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Update: Stepping Up Your WLAN Security
revisit the pitfalls of WEP and explore best practices for
wireless security using 802.1x and the emerging 802.11i
specification, for a safer wireless network. by Seamus
till now, everything about wired equivalent privacy (WEP)
has been bad news. Using nothing more than a PC laptop and
an amplified 802.11b PC adapter, an intruder canwithin
half an hour or lessretrieve a key from your so-called
"secured" wireless LAN, and roam about freely
on your WLAN. Even though 802.11b offers tremendous flexibility,
convenience and ease of integration into existing corporate
networks, the lack of security in the WEP standard is laughable
These security breaches can have implications for WLAN technology,
given that it is just reaching maturity. According to Frost
& Sullivan, the WLAN's market value will approach US$2
billion by the end of 2001 and approach nearly US$5 billion
by 2005. The wired architecture may eventually be relegated
to the closet, servicing high-end routers, switches and
other back-end infrastructure.
In the November issue, the article Creating Wireless Security
Without WEP showed how Unix workstations can be used as
base stations for affordable roaming, as well as a NASA
hack for enhanced WLAN security. But there are other things
we can do during this transitional period where emerging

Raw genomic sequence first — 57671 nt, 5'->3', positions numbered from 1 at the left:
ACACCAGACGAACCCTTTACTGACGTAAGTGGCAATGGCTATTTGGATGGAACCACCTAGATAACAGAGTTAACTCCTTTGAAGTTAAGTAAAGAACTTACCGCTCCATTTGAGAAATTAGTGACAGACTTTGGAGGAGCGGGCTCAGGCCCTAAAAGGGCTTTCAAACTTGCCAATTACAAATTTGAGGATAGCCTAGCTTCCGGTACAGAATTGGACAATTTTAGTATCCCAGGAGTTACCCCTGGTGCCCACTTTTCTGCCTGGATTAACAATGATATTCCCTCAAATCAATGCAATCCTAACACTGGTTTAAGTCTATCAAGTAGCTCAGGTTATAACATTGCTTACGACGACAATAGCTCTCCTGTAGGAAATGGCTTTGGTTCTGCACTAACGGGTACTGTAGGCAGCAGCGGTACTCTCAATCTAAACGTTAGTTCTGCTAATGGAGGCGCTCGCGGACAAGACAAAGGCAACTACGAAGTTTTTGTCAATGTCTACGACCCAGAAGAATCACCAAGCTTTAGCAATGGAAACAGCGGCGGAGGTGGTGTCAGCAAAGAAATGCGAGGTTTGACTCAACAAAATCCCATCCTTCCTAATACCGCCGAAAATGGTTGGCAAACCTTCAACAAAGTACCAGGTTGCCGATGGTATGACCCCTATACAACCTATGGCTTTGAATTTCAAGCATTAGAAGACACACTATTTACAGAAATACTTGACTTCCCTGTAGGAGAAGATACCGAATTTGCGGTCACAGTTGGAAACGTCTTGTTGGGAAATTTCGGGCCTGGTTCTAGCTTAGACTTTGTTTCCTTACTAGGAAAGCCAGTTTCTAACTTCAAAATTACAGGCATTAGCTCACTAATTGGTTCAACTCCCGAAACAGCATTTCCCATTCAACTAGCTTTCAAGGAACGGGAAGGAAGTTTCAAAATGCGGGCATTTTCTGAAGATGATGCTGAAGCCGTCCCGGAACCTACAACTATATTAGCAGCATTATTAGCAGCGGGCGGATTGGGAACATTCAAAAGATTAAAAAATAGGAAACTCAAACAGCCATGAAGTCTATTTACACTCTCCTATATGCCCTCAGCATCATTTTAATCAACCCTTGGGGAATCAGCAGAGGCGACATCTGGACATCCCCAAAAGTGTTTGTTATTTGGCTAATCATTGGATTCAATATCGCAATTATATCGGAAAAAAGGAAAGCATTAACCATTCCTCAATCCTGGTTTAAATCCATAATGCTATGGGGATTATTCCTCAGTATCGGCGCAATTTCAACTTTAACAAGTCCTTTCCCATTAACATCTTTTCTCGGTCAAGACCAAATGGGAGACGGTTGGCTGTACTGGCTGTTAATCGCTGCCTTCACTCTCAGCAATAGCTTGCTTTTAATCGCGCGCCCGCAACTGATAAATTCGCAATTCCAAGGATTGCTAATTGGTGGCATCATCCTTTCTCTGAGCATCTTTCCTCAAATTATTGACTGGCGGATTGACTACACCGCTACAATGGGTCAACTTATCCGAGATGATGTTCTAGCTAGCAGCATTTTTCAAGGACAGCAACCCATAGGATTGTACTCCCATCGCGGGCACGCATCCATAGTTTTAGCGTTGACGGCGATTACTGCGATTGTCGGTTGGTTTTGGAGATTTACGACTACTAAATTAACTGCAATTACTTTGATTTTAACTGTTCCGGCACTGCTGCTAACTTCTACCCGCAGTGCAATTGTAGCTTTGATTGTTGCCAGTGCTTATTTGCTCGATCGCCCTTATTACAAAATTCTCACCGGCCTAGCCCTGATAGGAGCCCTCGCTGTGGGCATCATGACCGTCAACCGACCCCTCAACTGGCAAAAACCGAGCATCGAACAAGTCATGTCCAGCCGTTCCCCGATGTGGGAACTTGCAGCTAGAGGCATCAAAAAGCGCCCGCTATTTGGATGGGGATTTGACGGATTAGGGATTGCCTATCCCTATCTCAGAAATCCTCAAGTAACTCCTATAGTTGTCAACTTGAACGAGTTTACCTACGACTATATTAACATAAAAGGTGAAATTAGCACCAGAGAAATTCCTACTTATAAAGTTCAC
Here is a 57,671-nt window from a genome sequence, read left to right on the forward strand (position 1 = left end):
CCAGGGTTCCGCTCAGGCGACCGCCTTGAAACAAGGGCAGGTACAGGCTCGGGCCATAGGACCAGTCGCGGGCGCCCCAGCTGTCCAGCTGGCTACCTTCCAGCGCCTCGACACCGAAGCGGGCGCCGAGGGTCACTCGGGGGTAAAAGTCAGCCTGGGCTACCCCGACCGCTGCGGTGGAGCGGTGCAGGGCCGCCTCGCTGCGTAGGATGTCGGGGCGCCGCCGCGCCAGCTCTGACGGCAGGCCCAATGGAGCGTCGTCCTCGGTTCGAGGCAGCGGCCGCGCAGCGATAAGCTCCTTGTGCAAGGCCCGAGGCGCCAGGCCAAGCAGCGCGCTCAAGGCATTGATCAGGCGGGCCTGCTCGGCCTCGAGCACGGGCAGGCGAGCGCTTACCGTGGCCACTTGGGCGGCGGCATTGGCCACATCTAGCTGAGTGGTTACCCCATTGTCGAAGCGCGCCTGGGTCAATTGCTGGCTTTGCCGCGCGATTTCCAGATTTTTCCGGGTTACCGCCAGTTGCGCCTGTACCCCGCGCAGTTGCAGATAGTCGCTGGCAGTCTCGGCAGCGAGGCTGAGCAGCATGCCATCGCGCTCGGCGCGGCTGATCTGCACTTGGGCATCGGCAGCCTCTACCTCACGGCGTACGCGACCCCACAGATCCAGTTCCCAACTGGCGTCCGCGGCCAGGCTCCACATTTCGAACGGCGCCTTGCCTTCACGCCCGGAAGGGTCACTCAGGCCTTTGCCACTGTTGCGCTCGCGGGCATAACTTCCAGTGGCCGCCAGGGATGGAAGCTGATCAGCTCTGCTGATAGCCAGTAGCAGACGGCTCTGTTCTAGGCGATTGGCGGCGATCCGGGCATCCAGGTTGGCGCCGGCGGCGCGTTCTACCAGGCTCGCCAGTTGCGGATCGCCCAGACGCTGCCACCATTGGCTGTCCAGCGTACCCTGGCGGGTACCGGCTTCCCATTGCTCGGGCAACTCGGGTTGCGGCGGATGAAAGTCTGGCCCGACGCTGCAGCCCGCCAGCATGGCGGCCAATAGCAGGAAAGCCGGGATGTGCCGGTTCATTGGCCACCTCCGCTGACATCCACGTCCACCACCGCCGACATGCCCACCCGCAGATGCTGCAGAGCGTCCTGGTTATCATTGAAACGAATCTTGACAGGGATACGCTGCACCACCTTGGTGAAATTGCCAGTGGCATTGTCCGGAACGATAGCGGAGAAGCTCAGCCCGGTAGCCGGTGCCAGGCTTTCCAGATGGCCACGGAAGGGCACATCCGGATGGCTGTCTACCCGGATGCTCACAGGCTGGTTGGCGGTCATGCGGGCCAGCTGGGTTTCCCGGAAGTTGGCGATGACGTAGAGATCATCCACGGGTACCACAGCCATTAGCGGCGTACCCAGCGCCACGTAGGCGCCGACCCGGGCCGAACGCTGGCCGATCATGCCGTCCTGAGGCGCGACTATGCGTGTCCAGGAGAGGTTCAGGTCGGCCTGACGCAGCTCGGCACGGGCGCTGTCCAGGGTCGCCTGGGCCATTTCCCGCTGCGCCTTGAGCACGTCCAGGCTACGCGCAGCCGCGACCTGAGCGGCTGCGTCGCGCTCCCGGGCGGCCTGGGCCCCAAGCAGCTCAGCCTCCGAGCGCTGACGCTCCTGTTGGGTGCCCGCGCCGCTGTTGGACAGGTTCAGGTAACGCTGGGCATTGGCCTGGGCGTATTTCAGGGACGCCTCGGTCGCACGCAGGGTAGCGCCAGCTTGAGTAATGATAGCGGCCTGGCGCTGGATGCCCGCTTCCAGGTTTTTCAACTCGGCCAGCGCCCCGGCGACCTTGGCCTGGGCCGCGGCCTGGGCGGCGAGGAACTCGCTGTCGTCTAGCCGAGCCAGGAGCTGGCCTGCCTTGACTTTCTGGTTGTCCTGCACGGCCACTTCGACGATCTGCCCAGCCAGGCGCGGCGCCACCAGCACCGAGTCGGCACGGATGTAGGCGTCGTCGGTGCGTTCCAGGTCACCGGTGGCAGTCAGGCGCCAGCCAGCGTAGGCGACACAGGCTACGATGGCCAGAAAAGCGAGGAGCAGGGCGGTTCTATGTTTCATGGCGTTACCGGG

WLAN standards such as 802.11g and 802.11a are about to
be ratified and vendors are launching new gear.
Before we talk about what we should do to secure your current
802.11b WLAN, you should know a little about why WEP is
WEP keys are traditionally 40-bit (for example, the Apple
AirPort technology runs on 40-bit keys) and can be recovered
in less than 15 minutes. And because the key is static,
it scales linearly with 128-bit keys, meaning the time to
recover 128-bit keys is not exponentially higher.
Already, researchers from the University of Maryland in
the US have demonstrated that 128-bit keys can be recovered
in roughly the same time as 40-bit keys. Even worse, because
the keys are static, when a single key is compromised then
the entire WLAN and the connected wired network are also
compromised as well.
The IEEE-802.11i Task Group (TGi, www.ieee.org) of the Institute
of Electrical and Electronic Engineers has been hard at
work defining a second version of WEP (WEP2) that would
use a 128-bit key instead of the now widely deployed 40-bit
key. But because WEP2 still runs on linear scaling, it will
not be a significant improvement.
In addition, since many encryption processes are done using
ASIC chips, it will be difficult to upgrade existing base
stations and PC cards. It is possible to run patches to
enable existing systems to adapt to WEP2, but researchers,
such as those from UC Berkeley and University of Marylandas
well as IEEE 802.11 working group members such as Intelare
not optimistic that WEP2 will raise the bar for WLAN security.
first thing to know is whether WEP, or even WEP2, can work